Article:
The shading, circumference and dimensional realism: this one’s definitely a keeper.

“Honey, what did you draw?

Whether unintentionally inappropriate, funny or brilliant—my daughter’s artwork is getting interesting. In fact, she recently brought home this gem from school. It’s not “A Tiger in a Castle with a Butterfly,” “Lip Gloss,” or “A Paper Towel in a Box.” Those are the titles of her other creative colorings.

Get your mind out of the gutter, m’kay? According to my wide-eyed, smiling preschooler, the precious piece pictured above: It’s a dinosaur!” Whatever it is, that reptile is big! Turn it vertical—BAM! You got a brontosaurus!

I come from a “less is more” perspective and can appreciate the integrity of this concept. It’s so well put together. The dark, flat tones of the dinosaur are in strong contrast to the negative space around it—providing depth, making it pop from the page.

Flowing lines create a dramatic tone against its rough, uneven texture. The asymmetrical shape—curvaceous, elongated, then angular—creates movement, drawing the focal point towards the arched neck of this reptilian beast, who seems to be in search of something to eat.

If there is one artistic element I could criticize, I’d say it probably would have benefited from a little more softening, specifically around the lower body, to lighten and create legs.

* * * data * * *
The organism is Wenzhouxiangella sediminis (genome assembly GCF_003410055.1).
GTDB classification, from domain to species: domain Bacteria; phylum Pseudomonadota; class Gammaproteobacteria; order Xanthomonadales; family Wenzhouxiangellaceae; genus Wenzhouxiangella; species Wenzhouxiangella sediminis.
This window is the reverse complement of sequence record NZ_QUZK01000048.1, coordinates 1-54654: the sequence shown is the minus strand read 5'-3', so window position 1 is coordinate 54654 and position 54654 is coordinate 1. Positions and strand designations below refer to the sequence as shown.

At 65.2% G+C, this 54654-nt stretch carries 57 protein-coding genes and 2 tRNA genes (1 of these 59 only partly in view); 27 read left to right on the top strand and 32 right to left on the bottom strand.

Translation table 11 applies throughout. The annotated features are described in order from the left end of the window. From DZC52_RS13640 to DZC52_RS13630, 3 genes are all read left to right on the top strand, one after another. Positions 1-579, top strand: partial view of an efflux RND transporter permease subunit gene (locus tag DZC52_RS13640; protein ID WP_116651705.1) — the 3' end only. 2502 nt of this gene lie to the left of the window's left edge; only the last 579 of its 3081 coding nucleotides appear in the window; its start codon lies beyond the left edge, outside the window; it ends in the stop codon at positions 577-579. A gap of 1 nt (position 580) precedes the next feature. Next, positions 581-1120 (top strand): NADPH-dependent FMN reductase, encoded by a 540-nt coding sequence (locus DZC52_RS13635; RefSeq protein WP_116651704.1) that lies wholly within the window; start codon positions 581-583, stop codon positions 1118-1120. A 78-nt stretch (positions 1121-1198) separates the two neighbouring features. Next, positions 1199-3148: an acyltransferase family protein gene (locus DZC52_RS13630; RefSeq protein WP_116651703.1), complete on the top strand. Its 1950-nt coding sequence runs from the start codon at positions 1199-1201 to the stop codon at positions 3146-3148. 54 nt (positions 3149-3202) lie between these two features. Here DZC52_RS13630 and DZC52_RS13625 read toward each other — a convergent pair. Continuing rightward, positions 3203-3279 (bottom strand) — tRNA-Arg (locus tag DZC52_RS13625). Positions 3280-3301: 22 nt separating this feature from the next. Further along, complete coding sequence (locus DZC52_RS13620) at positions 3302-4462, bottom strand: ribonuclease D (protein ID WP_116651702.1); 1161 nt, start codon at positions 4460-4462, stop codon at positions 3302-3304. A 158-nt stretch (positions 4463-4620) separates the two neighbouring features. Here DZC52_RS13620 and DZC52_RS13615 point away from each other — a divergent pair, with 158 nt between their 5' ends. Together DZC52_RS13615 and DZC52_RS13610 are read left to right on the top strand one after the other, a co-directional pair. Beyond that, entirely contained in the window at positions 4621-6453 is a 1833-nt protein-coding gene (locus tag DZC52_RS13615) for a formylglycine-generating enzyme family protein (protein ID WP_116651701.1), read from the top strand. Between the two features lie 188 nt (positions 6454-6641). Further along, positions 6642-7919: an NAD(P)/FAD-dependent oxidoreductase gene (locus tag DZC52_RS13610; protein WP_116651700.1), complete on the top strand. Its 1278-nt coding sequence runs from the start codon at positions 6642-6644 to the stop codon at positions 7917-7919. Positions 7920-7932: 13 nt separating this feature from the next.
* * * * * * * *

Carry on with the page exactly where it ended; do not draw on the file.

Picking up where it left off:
With that, I want to say “I love the concept” and hope I haven’t stepped on any tiny toes. Clearly my little artist has terrific doodling skills.

Inspiration came from the preschool lesson plan focusing on animals, reptiles and habitats. Children submitted photos and created a classroom collage of their pets. They reviewed an ABC animal list, solved critter riddles and learned about their families. It was the introduction to reptiles and dinosaurs that prompted this masterpiece.

Our kids come from a family of talented creatives who have an eye for art, and include them in projects. At home, we actively, draw, paint and scribble together. Their bedroom walls display a gallery of framed oils on canvas, created by family members.

When we visit the aunts and uncles, our kids stay busy creating bird houses from gourds, painting rocks, molding clay figures and knitting. Best of all they get to hang at their Aunt Bridget’s art studio, filled with original drawings, sketches and paintings.

It’s amazing how much entertainment an innocent drawing can provide. My child definitely has an imagination, and I see nothing wrong with that. I will continue to support and embrace her artistic side.

Now I’ve got to find a frame and figure out which room in the house will be the perfect place to showcase this dinosaur.

Featured Photo Courtesy: Sara Shanahan

 

RELATED STORIES

ADVERTISEMENT

Google Wants Your Kid’s Best Artwork for Its “Doodle 4 Google” Contest

4 Awesome Gift Ideas for Your Budding Artiste

How to Make Your Kid’s Trip to the Museum a Work of Parenting Art